How your Bedroom Design can Affect your Sleep
Moretti Blog • April 04, 2018
Following from our previous blog ‘How the colour of the bedroom affects sleep’, let’s now continue with the second part and talk about how the overall design can also affect the way we sleep!
The quality of our sleep can have a huge effect on everything from our physical and mental wellbeing to our performance during the day. If you often find yourself tossing and turning at night, you might attribute it to stress or one too many coffees at work. But, the culprit behind your insomnia could actually be down to the way your bedroom is designed.
Our sleeping environment plays a vital role in the quality and duration of our sleep, so it’s important to create a relaxing sleeping area that will help you to wake up feeling refreshed.
In this piece, we’ll discuss four things that could be keeping you up at night, and what you need to do to fix them, including tips on artificial lighting, bedding, clutter, and the best temperature for sleep. Just keep reading to learn more.
Control artificial light and daylight
Human beings are diurnal, which means that we’re naturally inclined to be active during the day and to sleep when it’s dark. That’s why the excess light in your bedroom can disrupt your sleep and keep you awake. A good pair of blackout blinds or curtains is essential in any sleeping area, as they will stop sunlight, artificial streetlights, and car headlights from interrupting your rest. You’ll also want to make sure that you don’t keep too many light sources in your bedroom, so banish laptops and televisions and try not to use your phone in bed.
While blackout blinds or curtains can certainly help you to sleep through the night, they also stop the sunlight from waking you up naturally in the morning. If you feel groggy when you wake up in the dark, or struggle to get up during the winter months, then a daylight lamp may be the solution: these are specially designed to mimic the sunrise, helping you wake up more naturally. Lumie offers a range of SAD alarm-clock lamps which can be pre-programmed to wake you up at a certain time each day.
Replace tired, unsuitable bedding
If you find it difficult to get comfortable in bed at night, or you often find that you wake up with a stiff neck or sore back, it’s a sure sign that your mattress is out of date. Even if you think your mattress is still in good condition, there’s often hidden wear and tear that you can’t see underneath the coverings. If you’re still not sure, give yours a quick inspection: if you can feel any bumps or springs, or the mattress is sagging or dented in places, you’ll want to replace it. The Sleep Council recommends replacing your mattress every seven years so, if yours is any older, it’s definitely time to start looking for an upgrade.
When buying a new mattress, you’ll need to think about more than just the comfort it provides: you should also tailor the thickness of your mattress to your height and weight. Lighter and smaller sleepers will get enough support on a slimmer mattress, while heavier or taller sleepers will need one that’s at least 25cm deep, as this will provide proper support for the whole body. Dormeo’s memory foam range includes mattresses up to 30 cm deep, meaning there’s a style to suit every body type.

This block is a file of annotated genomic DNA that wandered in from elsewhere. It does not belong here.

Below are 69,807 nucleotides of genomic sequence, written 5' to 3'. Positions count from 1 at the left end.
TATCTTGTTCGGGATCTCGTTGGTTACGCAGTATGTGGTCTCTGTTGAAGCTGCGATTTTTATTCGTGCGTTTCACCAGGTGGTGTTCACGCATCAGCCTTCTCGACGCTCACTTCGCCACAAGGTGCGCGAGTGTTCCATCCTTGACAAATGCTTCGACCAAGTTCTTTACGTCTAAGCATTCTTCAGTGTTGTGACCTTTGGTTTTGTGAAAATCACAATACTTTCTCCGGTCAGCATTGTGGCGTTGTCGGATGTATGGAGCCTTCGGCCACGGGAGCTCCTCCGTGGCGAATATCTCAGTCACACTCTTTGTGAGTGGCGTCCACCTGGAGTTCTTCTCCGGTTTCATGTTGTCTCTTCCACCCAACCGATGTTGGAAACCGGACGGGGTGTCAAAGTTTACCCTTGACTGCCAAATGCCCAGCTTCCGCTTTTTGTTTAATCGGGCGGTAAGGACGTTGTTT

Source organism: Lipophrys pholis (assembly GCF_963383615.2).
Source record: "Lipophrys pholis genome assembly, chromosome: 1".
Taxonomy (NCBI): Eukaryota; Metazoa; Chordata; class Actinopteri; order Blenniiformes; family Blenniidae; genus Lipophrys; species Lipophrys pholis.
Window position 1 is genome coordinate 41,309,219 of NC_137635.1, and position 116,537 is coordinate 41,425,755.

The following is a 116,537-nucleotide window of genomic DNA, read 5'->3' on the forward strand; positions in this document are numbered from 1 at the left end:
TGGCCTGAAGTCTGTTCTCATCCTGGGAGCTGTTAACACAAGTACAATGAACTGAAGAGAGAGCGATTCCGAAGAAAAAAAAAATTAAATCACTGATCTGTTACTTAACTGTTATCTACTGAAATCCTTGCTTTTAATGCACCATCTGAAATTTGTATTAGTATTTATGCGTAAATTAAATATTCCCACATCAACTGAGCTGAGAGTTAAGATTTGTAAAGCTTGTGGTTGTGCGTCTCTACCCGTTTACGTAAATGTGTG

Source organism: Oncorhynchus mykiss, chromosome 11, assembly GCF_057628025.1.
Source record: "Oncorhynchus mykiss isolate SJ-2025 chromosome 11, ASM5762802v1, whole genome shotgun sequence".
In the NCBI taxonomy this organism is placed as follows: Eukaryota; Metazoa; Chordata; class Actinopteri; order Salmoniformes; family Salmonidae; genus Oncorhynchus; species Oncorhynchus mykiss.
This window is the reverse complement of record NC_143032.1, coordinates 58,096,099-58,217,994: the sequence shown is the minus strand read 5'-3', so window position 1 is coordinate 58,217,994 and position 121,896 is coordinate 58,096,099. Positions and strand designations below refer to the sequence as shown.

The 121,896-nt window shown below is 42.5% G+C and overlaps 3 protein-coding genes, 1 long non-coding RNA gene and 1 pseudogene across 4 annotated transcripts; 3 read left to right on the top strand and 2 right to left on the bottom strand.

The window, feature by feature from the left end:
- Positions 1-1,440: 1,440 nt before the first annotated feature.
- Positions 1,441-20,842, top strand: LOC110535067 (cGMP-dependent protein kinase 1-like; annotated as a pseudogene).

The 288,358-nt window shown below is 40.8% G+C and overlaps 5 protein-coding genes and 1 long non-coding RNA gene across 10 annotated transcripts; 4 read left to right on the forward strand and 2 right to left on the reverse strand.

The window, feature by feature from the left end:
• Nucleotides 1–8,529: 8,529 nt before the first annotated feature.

Crackdown on clutter and mess
A cluttered, disorganised room stresses us out, making it harder to relax and switch off. So, if you’ve got clutter on every surface and you can’t remember the last time you saw the floor, then it’s time for a thorough clear out and tidies up. Make sure that every item in your room has a designated place — preferably one that’s hidden out of sight in a drawer or wardrobe.
If space is at a premium in your room, then look for ways to make the most of the storage you have: under the bed, drawers make a great place to store shoes, while boxes placed on top of wardrobes can be a handy place to stow away seasonal clothing, towels, and bedding.
Once your room is tidy, you’ll need to be strict with yourself about keeping it that way. Try to think of your bedroom as a sleep sanctuary, rather than a storage area, and be strict about keeping items that belong in other areas of the home out of the bedroom. It can help to spend five minutes each evening giving your bedroom a quick tidy up: this is will prepare your environment for sleep and stop clutter from piling up.
Find the perfect temperature
The ideal temperature for sleep is 15.5–19.4°C, according to Sleep.org, so it will help if you can regulate the temperature of your bedroom in both summer and winter. It can be tricky to keep your sleeping environment cool during the summer, but placing a fan pointing out of an open window will draw warm air out of the room. Also, bed linens made from natural, breathable fibres, like Egyptian cotton, will help to wick moisture away from the body, helping to keep you cool and dry in bed on hot summer nights. You should also be using a summer duvet: a lightweight 4-7.5 tog style is best for the warmer months.
During the winter, you can optimise your sleeping environment by keeping the thermostat at a consistent temperature, and by swapping your summer duvet for a thick, insulative winter style: a 10-13.5 tog duvet should keep you cosy. An all seasons duvet can be clipped together to create a thicker cover, or used alone for a lightweight style, so you can customise the thickness as the weather changes — perfect for the UK’s unpredictable climate.
The quality of your sleep can have a dramatic impact on your health, performance and mood, so don’t let the design of your bedroom disrupt your slumber. Just bear these tips in mind when re-designing your perfect sleep environment, and you can look forward to peaceful, restorative sleep each and every night.
Moretti Interior Design can help you to create your perfect bedroom. For more information or to book a consultation, contact us today.